Stephen Frothingham broke the story
that US President Donald Trump approved tariffs on another $200 billion dollars worth of Chinese imports. Tariffs take effect this coming Monday, September 27, beginning at ten percent and increasing to 25 percent January 1, 2019. Bicycles and components make up half of the affected goods - a billion dollars worth of imports - much of which has already been paid for, but is still traveling on container ships, headed for bike brands that will now have to cough up ten percent more cash to US Customs before they can receive their goods.
The news came as Interbike, the largest US cycling expo, opened its doors to North American bicycle retailers in its new venue in Reno, Nevada. Timing could not have been worse. A number of industry organizations went to bat against tariffs during Congressional hearings on the subject, but their gains were minimal. Reportedly, "The U.S. Trade Representative said safety products, including bicycle helmets and bike lights, were among the 297 product categories removed from the list of proposed tariffs." Chinese e-bikes and motors have already been dinged for 25 percent, now bicycle, frames and components will fall under the ax.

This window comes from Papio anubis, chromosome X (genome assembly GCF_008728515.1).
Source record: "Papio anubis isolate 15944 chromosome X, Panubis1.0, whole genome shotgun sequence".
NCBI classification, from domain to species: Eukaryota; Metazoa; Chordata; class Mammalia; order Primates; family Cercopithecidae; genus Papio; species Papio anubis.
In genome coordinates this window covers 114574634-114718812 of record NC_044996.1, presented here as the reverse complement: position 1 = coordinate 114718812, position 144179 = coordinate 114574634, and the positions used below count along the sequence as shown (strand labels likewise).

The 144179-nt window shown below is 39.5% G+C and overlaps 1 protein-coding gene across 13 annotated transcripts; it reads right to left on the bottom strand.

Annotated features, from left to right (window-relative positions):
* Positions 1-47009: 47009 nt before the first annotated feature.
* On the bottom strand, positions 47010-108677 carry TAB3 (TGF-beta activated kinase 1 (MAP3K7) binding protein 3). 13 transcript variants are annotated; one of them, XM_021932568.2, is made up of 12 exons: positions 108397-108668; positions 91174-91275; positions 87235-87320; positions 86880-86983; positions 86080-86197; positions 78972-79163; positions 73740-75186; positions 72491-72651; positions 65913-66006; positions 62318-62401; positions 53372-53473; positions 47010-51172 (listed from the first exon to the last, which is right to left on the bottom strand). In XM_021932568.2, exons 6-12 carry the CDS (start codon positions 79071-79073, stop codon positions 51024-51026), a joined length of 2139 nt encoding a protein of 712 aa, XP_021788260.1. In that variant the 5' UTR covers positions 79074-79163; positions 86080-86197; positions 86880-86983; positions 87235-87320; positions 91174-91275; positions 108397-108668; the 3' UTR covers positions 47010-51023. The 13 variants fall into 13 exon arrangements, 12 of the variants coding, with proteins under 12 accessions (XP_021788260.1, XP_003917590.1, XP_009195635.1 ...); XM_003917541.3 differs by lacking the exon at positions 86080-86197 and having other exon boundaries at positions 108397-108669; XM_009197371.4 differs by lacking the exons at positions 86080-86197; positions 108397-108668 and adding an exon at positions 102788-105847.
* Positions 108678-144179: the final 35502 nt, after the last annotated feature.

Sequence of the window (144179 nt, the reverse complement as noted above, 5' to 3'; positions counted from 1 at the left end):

I covered the conflict
in detail when the additional tariffs were first proposed. Now that they are a reality, the burning question is, "How will the new taxes affect my next bike purchase?"
What Does it Mean for Customers?
For a while, not much. Not all brands will be affected, and even the ones that are may not suffer nearly as much as many propose. Truth be told, the bike industry is infamous for making poor business decisions and has rebounded from much larger, self-inflicted losses.
Most bike makers can eat ten percent for one or two business quarters, but come Spring 2019, we should expect a building wave of announcements as bike companies attempt to break the bad news
as softly as possible. Beyond higher retail prices for many bicycles and products, however, the effects of the tariffs on the health of the sport and the future of its retail business are mostly speculation at this point.